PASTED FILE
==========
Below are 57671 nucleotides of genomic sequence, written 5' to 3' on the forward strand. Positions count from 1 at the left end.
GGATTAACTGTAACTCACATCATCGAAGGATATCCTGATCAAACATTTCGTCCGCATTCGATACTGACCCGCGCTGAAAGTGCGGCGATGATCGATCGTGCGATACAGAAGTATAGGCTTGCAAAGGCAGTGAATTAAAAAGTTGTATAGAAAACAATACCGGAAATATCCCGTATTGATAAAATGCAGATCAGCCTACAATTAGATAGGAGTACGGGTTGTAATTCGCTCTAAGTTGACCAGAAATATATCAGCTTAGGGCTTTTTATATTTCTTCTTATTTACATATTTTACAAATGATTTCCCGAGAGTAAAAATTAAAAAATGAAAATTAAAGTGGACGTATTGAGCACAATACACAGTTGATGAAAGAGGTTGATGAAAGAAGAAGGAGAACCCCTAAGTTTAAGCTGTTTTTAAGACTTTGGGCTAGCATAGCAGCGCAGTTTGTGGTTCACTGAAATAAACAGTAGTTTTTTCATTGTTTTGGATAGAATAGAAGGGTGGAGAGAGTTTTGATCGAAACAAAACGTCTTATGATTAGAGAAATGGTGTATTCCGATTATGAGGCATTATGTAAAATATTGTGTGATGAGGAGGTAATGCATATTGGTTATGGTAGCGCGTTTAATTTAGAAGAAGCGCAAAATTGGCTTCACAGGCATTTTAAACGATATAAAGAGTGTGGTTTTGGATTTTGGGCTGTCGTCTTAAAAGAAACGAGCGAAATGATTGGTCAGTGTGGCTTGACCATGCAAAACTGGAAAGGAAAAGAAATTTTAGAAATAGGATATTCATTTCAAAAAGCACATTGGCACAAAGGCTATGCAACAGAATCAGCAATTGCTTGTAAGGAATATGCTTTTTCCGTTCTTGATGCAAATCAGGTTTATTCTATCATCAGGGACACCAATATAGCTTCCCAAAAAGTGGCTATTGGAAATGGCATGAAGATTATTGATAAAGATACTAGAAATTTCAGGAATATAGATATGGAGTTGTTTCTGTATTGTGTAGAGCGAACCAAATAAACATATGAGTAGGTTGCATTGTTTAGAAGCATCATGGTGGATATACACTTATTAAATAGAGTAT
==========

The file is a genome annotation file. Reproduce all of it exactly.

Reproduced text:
Below are 57671 nucleotides of genomic sequence, written 5' to 3' on the forward strand. Positions count from 1 at the left end.
GGATTAACTGTAACTCACATCATCGAAGGATATCCTGATCAAACATTTCGTCCGCATTCGATACTGACCCGCGCTGAAAGTGCGGCGATGATCGATCGTGCGATACAGAAGTATAGGCTTGCAAAGGCAGTGAATTAAAAAGTTGTATAGAAAACAATACCGGAAATATCCCGTATTGATAAAATGCAGATCAGCCTACAATTAGATAGGAGTACGGGTTGTAATTCGCTCTAAGTTGACCAGAAATATATCAGCTTAGGGCTTTTTATATTTCTTCTTATTTACATATTTTACAAATGATTTCCCGAGAGTAAAAATTAAAAAATGAAAATTAAAGTGGACGTATTGAGCACAATACACAGTTGATGAAAGAGGTTGATGAAAGAAGAAGGAGAACCCCTAAGTTTAAGCTGTTTTTAAGACTTTGGGCTAGCATAGCAGCGCAGTTTGTGGTTCACTGAAATAAACAGTAGTTTTTTCATTGTTTTGGATAGAATAGAAGGGTGGAGAGAGTTTTGATCGAAACAAAACGTCTTATGATTAGAGAAATGGTGTATTCCGATTATGAGGCATTATGTAAAATATTGTGTGATGAGGAGGTAATGCATATTGGTTATGGTAGCGCGTTTAATTTAGAAGAAGCGCAAAATTGGCTTCACAGGCATTTTAAACGATATAAAGAGTGTGGTTTTGGATTTTGGGCTGTCGTCTTAAAAGAAACGAGCGAAATGATTGGTCAGTGTGGCTTGACCATGCAAAACTGGAAAGGAAAAGAAATTTTAGAAATAGGATATTCATTTCAAAAAGCACATTGGCACAAAGGCTATGCAACAGAATCAGCAATTGCTTGTAAGGAATATGCTTTTTCCGTTCTTGATGCAAATCAGGTTTATTCTATCATCAGGGACACCAATATAGCTTCCCAAAAAGTGGCTATTGGAAATGGCATGAAGATTATTGATAAAGATACTAGAAATTTCAGGAATATAGATATGGAGTTGTTTCTGTATTGTGTAGAGCGAACCAAATAAACATATGAGTAGGTTGCATTGTTTAGAAGCATCATGGTGGATATACACTTATTAAATAGAGTAT